In the present study, the effects of hot water, ethanol and ethyl acetate extracts of rosehip on XO activity were investigated in an in vitro assay. In addition, the effect of rosehip hot water extract on urate metabolism was evaluated according to the level of serum urate in hyperuricemia model mice. Furthermore, whether rosehip hot water extract inhibits CYP3A4 activity in vitro was investigated.

Materials and methods

Materials

Unless otherwise stated, the various reagents and the Urate C-test Wako kit were purchased from Wako Pure Chemical Industries, Ltd. (Osaka, Japan). Rosehip was obtained from the Tree of Life Co. (Tokyo, Japan). Xanthine oxidase (from buttermilk), nicotinamide adenine dinucleotide phosphate oxidized form (β-NADP+), glucose-6-phosphate (G-6-P), and G-6-P dehydrogenase (G-6-PDH) were purchased from Oriental Yeast, Ltd. (Tokyo, Japan). Dimethyl sulfoxide (DMSO) and 11α-hydroxyprogesterone were purchased from Sigma-Aldrich (Merck KGaA, Darmstadt, Germany). Human CYP3A4R Bactosomes (recombinant CYP3A4) were purchased from Cypex Ltd. (Scotland, UK). Mightysil RP-18 GP 250-4.6 (5 µm) [Octadecylsilyl (ODS) column] was purchased from Kanto Chemical, Co., Inc. (Tokyo, Japan).

Preparation of rosehip hot water extract

The extract was prepared from triturated powder (1 g) with 20 ml MilliQ-water at room temperature and decocted at 100°C for 30 min. The extract was cooled, filtered and evaporated using a freeze dryer, after which the dried sample (yield, 65.2%) was weighed and dissolved at a concentration of 50 mg/ml in MilliQ-water.

Preparation of rosehip ethanol or ethyl acetate extracts

The extracts were prepared from triturated powder (1 g) with 20 ml ethanol or ethyl acetate and agitated at room temperature for 2 h. The extracts, with ethanol or ethyl acetate, were subsequently filtered and evaporated, after which the dried samples were weighed (yields, 5.66 and 0.85%, respectively) and prepared at a concentration of 50 or 100 mg/ml in DMSO, respectively.

Measurement of XO activity in vitro

The measurement of XO activity was performed in accordance with previously published methods with modifications (40). Briefly, 151.5 µl Tris-HCl buffer (pH 7.5; 100 mM), 7.5 µl XO (0.4 U/m) in 50 mM Tris-HCl buffer (pH 7.5), and 9 µl rosehip extracts [concentrations, 10, 20, 50 and 100 mg/ml (final concentrations, 500, 1,000, 2,500 and 5,000 µg/ml, respectively) in the ethyl acetate extract, and 0.5, 1, 5, 10, 50 mg/ml (final concentrations, 25, 50, 250, 500 and 2,500 µg/ml, respectively) in the hot water and ethanol extracts] were mixed in 1.5-ml tubes. These tubes were pre-incubated in a heat-block at 37°C for 5 min. Subsequently, 12 µl xanthine (80 µM) in 25 mM NaOH was added and incubated at 37°C for 30 min. The tubes were incubated at 100°C for 1 min to terminate the reaction. To measure the quantities of urate production, the Urate C-test Wako kit was used according to the manufacturer's protocol. The relative XO activity was expressed as a ratio of the absorbance of each rosehip extract group to that of the corresponding vehicle control group (MilliQ-water or DMSO). The half maximal inhibitory concentration (IC50) values were calculated from the XO activity curves.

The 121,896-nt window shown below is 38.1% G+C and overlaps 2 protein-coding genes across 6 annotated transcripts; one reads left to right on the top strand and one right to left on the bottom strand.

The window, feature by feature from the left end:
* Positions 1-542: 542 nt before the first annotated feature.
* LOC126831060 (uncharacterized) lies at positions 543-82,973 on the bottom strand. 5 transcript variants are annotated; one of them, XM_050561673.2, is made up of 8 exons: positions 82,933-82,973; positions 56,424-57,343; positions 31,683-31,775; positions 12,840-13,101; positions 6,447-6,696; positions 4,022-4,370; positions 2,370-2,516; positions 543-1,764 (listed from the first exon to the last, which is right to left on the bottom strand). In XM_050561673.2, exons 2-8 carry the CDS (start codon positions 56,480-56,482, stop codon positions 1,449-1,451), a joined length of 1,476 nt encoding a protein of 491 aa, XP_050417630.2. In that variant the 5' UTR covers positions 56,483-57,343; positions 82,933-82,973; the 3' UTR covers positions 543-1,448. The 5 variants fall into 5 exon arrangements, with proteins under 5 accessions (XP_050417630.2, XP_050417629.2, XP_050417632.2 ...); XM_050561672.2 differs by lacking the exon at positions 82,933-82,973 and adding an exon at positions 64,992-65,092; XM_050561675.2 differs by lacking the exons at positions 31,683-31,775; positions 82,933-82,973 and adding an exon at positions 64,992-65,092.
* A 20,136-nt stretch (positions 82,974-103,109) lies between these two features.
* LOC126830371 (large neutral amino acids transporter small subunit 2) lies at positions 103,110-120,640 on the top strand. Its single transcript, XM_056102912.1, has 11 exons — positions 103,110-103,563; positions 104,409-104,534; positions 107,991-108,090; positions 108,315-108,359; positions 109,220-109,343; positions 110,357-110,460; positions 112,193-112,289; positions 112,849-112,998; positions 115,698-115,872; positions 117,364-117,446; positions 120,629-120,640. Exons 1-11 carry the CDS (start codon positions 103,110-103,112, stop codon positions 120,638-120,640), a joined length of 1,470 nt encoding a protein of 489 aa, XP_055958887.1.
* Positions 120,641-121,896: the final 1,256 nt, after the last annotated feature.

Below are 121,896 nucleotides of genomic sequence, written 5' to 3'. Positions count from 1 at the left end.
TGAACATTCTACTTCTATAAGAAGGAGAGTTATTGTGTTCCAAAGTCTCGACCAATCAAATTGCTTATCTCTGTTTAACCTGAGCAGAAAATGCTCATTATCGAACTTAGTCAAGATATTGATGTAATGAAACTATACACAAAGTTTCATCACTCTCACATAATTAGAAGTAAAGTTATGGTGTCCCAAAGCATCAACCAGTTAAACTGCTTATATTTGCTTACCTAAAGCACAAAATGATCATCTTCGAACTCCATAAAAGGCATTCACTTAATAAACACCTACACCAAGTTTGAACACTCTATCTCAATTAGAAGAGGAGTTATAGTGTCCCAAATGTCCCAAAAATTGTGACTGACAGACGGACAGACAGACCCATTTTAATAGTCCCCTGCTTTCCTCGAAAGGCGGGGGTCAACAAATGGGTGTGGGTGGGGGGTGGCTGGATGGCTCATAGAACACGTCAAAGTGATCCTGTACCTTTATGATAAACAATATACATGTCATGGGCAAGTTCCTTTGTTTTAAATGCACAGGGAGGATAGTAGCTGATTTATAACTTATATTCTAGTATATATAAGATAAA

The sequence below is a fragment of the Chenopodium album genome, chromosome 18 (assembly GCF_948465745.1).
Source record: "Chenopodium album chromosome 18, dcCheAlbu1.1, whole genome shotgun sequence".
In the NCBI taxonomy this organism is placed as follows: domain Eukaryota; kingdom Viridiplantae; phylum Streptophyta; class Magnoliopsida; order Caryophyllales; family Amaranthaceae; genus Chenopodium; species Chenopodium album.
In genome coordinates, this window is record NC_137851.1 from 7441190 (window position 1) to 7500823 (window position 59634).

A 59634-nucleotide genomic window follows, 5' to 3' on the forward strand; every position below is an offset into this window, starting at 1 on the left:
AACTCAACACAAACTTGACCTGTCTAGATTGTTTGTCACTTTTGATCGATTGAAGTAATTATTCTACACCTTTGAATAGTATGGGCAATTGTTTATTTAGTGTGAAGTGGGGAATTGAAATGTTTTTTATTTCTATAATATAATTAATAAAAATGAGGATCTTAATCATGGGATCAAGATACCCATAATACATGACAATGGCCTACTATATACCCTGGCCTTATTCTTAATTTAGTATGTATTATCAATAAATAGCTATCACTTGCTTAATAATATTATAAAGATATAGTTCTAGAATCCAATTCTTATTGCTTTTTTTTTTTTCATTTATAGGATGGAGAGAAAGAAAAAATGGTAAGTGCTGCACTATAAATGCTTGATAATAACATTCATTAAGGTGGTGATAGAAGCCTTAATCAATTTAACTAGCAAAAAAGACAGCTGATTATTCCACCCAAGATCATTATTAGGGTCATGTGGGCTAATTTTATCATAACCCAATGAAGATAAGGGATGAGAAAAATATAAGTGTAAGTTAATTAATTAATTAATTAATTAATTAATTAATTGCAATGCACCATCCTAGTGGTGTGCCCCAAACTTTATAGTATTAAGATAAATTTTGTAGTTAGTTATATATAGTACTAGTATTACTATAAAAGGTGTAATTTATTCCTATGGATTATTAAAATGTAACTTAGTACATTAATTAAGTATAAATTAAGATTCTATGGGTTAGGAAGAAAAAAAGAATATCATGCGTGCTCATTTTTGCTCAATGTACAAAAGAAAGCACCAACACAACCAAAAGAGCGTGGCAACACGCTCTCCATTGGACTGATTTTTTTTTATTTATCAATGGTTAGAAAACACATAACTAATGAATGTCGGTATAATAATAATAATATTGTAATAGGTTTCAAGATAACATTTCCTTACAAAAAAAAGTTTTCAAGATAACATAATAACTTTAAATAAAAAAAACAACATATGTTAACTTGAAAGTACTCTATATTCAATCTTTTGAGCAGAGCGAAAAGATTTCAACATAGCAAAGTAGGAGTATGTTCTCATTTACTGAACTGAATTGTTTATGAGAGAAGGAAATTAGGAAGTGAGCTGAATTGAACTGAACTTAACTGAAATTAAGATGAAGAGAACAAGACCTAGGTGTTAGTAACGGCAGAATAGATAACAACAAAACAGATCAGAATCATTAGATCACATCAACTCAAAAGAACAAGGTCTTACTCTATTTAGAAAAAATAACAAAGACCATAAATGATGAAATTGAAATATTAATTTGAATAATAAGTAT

Animals

All experiments and the care and handling of the animals were approved by Josai University (Sakado, Japan) Institutional Animal Care and Use Committee. Thirty male ddY mice (age, 5 weeks), obtained from Sankyo Labo Service Corporation, Inc. (Tokyo, Japan) were used. The mice were housed in six cages with five mice per cage. They were exposed to a 12-h light/dark cycle and maintained at a constant temperature of 22±2°C and humidity of 55±10%. The mice were allowed 1 week to adapt to the laboratory environment prior to the experiments and fed laboratory pellet chow (CE-2; CLEA Japan Inc., Tokyo, Japan) and water ad libitum. All mice were euthanized by the intraperitoneal injection of pentobarbital sodium following completion of the experiments.

Treatment of hyperuricemia model mice with rosehip hot water extracts and allopurinol PO, a uricase inhibitor, was used to establish the hyperuricemia model mice, as described previously (3033). Briefly, pellet chow and water supplies to the ddY mice (age, 6 weeks; body weight, 31.0±0.37 g) were halted the night before the experiment. The mice were randomly divided into five groups (n=7 in the control group; n=5 in the 5 mg/ml allopurinol group; and n=6 in the 1 mg/ml allopurinol, 0.5X or 1X rosehip hot water extract groups. The mice were treated with PO in 0.5% CMC-Na (280 mg/kg, i.p.) 1 h before oral administration of 5 ml/kg MilliQ-water (as the control group), 1 or 5 mg/kg allopurinol, or 5 ml/kg of 0.5X or 1X rosehip hot water extract (~82.5 and ~165 mg/kg, respectively). A diagram of the timeline of the experiment is presented in Fig. 1.

Measurement of serum urate

Blood samples (0.1 ml) were collected into 0.6-ml tubes sequentially at 2, 4, 6 and 8 h via a small incision in the tail vein using a razor blade. The blood samples were incubated for 1 h at room temperature and centrifuged at 800 × g at 4°C for 15 min. The supernatant (~20 µl) from each blood sample was collected as serum samples and stored at −20°C until use. The quantity of serum urate in 3.3 µl of each serum sample was measured using the Urate C-test Wako kit, according to the manufacturer's protocol.